They're a motley bunch (the ocas I mean), mainly ones I've grown from seed, plus a few old favourites and others raised by Frank van Keisbilck and Debs & Carl Legge. I thought there were about 120 of them, but it turns out there were 133. This probably makes this the most biodiverse patch of oca in the whole of the Tamar Valley. And there's still the small matter of a few more as-yet uncatalogued tubers sitting outside my back door - the fruits (or should I say roots?) of the volunteer seedlings of 2012. The grand total must therefore be approaching 150. This is far too few to really get oca breeding off to a flying start, even though I struggle (read: fail) to maintain them properly and keep accurate records. If some philanthropist with a horticultural bent would like to support my efforts, I'm open to offers; I would certainly be delighted to adopt a more systematic approach to record keeping and give oca breeding the attention it so richly deserves.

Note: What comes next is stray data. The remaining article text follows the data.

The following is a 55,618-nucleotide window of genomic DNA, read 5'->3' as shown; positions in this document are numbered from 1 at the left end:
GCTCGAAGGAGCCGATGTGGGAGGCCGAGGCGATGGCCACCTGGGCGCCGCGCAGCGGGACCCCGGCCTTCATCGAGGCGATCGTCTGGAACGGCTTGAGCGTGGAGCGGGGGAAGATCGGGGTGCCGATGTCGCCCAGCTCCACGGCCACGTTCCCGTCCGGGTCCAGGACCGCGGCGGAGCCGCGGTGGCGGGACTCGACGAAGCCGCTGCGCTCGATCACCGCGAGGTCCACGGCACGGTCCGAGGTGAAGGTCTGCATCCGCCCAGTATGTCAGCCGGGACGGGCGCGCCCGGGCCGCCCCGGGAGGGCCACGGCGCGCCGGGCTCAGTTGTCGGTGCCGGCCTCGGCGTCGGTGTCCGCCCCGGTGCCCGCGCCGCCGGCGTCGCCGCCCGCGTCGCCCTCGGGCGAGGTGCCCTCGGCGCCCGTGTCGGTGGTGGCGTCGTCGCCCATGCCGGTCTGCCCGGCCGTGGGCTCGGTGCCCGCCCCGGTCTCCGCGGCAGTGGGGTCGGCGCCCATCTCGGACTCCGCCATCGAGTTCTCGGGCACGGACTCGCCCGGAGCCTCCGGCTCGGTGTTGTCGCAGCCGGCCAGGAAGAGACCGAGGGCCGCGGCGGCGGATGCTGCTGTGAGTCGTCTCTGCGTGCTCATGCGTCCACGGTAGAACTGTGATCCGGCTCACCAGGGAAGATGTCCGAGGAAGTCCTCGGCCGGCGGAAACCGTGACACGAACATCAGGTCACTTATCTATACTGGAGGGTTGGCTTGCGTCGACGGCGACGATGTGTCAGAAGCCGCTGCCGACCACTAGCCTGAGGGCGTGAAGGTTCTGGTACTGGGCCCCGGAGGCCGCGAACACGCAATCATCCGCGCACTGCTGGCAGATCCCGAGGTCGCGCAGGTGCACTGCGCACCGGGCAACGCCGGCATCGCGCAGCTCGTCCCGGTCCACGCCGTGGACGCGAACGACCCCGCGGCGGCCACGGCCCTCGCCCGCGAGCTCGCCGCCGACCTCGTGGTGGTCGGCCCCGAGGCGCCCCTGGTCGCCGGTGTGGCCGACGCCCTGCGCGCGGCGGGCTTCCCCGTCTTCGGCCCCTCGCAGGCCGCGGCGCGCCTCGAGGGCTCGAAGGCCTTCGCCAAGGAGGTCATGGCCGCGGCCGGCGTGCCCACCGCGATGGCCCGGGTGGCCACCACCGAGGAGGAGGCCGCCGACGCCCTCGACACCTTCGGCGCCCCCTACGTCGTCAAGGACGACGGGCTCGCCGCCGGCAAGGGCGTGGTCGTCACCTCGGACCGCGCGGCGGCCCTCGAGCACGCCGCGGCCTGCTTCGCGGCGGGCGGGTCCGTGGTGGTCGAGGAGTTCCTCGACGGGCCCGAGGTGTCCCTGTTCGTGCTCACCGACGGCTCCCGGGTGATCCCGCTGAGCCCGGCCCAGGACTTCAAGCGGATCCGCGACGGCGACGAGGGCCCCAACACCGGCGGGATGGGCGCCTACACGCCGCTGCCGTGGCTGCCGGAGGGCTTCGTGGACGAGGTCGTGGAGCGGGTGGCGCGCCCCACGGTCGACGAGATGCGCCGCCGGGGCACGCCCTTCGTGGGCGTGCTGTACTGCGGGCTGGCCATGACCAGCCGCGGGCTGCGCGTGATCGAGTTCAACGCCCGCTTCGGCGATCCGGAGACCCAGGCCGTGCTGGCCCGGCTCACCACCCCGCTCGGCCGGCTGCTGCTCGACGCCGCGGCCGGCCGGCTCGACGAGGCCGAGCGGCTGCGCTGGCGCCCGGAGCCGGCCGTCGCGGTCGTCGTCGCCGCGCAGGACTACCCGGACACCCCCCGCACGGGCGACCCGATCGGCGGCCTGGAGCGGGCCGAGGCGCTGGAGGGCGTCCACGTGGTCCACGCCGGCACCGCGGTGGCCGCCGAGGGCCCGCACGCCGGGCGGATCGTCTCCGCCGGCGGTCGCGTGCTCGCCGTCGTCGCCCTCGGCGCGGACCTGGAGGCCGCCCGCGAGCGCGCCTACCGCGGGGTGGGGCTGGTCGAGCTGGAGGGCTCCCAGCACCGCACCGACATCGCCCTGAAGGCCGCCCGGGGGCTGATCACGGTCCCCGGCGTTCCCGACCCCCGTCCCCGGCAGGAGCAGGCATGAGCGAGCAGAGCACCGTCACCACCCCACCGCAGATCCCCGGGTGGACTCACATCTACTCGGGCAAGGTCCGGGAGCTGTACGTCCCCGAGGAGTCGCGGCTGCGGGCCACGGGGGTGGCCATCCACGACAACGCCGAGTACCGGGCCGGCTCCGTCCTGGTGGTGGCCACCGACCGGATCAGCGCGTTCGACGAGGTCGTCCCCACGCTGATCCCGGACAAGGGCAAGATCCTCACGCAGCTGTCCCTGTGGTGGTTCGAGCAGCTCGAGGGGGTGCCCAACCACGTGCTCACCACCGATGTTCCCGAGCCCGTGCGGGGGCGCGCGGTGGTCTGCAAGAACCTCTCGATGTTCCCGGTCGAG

I'm intending to lift all the varieties together in the autumn, but earlier than usual, to see whether any of them show signs of precocious tuberisation. I keep saying I'll do this every year and then I don't manage it. I'm pretty sure I've come up with various other excuses to over the years, some of which may even have been genuine. I'm blaming my failure to do so last year on the very wet weather. When I finally got around to harvesting the 2012 crop, scenes reminiscent of the Somme ensued. Intellectually I knew that I wanted a day-neutral oca, now I know it in a damp, numb-fingered and mud-caked sort of a way - I'm not even sure that I've got the mud out from under my fingernails yet. No, the fact is, we need varieties that tuberise at a sensible time of year. The simplest and possibly best way, to my mind at least, is to sow thousands of seeds and select the best plants for further evaluation: my efforts are just the beginning of the beginning as far as I'm concerned.
|What 133 oca tubers look like planted in a field.|